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DOWNLOAD THIS: "Tangled"

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DOWNLOAD THIS: "Tangled"

LeToya
REVIEWED BY ERICKA SÓUTER
R&B

Six years after leaving Destiny's Child, LeToya makes a solo debut that will inevitably invite comparisons with Beyoncé. Though she can't match B's energy or vocal gymnastics, this CD proves that she's more than just backup-singer material. Songs like the soulful hit ballad "Torn" and the bouncy hip-hop track "Gangsta Grillz" will have R&B fans saying her name.

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DOWNLOAD THIS: "Gangsta Grillz"

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DOWNLOAD THIS: "Gangsta Grillz"

For more information on where to find our Download This picks, go to www.people.com/downloadthis

JUSTIN TIMBERLAKE, "SexyBack"

"I'm bringing sexy back/Them other boys don't know how to act," snarls Timberlake, in full rock-your-body mode on the percolating first single from his second solo album, Future Sex/Love Sounds (due Sept. 12). The edgy, electro-infused club banger reunites the singer with "Cry Me a River" producer Timbaland, who, after Nelly Furtado's "Promiscuous," continues on his hormone-racing roll.

Johnny Cash, American V: A Hundred Highways: Recorded in the months before his death, this haunting disc finds the country legend poignantly looking back on the road traveled and facing his final journey.

Elvis Costello & Allen Toussaint, The River in Reverse: Wry veteran Costello joins New Orleans piano man and R&B treasure Toussaint on a memorable album full of irresistible grooves and social commentary.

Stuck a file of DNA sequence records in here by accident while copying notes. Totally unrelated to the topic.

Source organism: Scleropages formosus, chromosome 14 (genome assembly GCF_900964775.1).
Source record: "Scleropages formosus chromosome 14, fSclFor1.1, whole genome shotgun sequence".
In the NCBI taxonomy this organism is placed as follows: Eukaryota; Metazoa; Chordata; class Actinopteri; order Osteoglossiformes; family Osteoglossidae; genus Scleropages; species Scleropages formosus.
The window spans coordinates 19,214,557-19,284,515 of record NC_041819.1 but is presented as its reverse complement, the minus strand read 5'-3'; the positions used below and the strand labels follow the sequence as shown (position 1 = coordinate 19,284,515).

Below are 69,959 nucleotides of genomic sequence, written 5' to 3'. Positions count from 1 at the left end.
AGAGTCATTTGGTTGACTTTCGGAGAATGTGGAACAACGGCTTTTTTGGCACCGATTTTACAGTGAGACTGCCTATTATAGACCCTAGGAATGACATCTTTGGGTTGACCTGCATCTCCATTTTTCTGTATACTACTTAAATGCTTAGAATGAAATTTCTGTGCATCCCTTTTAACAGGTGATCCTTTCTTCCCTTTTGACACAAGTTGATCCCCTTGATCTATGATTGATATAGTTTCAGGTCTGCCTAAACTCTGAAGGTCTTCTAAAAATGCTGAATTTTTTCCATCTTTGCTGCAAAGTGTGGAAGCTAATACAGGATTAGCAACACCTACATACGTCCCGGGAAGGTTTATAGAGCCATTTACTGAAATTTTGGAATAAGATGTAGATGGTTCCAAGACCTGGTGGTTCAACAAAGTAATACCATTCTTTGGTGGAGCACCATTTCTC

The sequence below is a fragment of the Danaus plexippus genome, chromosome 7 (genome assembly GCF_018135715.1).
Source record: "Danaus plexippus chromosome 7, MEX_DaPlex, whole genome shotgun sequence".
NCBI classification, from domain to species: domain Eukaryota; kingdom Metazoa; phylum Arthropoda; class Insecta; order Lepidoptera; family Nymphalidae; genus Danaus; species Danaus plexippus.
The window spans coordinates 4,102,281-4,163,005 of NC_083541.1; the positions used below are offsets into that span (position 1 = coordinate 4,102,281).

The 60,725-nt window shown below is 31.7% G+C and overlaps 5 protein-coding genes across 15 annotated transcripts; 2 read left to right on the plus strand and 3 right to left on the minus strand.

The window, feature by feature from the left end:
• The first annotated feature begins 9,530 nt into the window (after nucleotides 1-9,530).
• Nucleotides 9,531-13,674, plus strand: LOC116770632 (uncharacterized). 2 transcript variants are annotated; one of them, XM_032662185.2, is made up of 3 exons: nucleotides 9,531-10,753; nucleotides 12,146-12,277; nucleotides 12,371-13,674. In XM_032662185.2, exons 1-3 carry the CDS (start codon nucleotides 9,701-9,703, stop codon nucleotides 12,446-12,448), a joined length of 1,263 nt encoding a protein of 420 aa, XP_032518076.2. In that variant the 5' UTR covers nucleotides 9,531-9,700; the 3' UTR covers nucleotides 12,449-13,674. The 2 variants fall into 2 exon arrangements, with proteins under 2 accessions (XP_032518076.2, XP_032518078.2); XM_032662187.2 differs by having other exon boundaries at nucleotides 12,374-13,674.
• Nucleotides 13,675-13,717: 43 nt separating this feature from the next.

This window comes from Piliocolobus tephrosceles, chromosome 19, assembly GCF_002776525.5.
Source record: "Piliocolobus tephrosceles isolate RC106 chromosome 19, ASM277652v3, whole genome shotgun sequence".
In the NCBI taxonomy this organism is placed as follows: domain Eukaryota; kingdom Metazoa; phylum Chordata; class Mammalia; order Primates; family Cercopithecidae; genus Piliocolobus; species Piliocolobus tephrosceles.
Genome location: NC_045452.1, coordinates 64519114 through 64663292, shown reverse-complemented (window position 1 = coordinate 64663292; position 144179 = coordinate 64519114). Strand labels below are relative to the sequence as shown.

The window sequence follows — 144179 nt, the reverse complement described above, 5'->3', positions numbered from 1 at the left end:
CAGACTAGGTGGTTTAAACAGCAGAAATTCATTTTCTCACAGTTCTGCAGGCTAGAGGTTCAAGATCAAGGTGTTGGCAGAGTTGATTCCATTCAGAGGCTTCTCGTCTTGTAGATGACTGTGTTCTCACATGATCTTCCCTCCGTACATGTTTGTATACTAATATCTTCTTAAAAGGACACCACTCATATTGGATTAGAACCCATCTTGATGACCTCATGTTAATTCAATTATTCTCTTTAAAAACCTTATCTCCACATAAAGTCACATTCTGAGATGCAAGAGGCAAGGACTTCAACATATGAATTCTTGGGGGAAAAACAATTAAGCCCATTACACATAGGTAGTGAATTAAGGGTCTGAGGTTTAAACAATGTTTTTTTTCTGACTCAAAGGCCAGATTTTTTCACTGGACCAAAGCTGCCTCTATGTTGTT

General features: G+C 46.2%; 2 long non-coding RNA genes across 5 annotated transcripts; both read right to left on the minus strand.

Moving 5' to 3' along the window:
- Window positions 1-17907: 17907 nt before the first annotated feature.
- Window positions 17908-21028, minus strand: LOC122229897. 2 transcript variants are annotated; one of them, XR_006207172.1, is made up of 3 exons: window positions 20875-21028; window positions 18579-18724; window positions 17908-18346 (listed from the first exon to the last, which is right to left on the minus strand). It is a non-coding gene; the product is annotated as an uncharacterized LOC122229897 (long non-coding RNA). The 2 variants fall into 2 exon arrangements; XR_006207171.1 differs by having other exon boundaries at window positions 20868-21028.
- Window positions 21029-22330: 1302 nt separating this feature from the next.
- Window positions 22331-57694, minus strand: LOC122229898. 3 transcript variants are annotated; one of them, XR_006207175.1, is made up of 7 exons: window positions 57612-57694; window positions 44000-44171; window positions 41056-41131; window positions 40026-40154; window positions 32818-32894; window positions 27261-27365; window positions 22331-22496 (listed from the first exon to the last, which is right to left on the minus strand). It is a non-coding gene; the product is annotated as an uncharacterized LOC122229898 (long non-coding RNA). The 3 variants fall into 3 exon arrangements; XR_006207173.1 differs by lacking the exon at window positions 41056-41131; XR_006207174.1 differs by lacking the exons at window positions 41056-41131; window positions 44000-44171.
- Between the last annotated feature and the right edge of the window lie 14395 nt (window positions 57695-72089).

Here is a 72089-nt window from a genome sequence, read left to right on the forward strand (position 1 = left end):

India.Arie, Testimony: Vol. 1, Life & Relationship: On her inspirational third album, Arie finds strength, courage and wisdom from a failed relationship. Play this the next time you feel the urge to burn all his stuff.

Julie Roberts, Men & Mascara: Roberts's blues-tinged vocals deepen the indigo shade of the country tunes on her achingly good second CD, which should come with waterproof mascara.

The Fray

You've heard their Top 10 hit "Over My Head (Cable Car)" on ER and the title song from their gold debut, How to Save a Life, on Grey's Anatomy and HBO's summer promos. Now meet this TV-friendly Denver rock quartet.

ON THEIR TV EXPOSURE "The whole Grey's and HBO thing, those are shows I watch," says guitarist-vocalist Joe King, 26. "I saw an HBO promo from last year and I loved it. I actually called our manager after I saw that and asked how we could get [a song on] that promo spot. It was unbelievable that it happened this year." But lead singer Isaac Slade, 25, confesses, "I don't have cable. I don't actually have a television."

ON THE INSPIRATION FOR "HOW TO SAVE A LIFE" "There was a guy I knew at a group home," explains Slade. "It was tough to hear his story and tragic descent into drug abuse and alcohol in his teenage years. He was a recovering alcoholic at 17. He was basically asking me how to get through his stuff."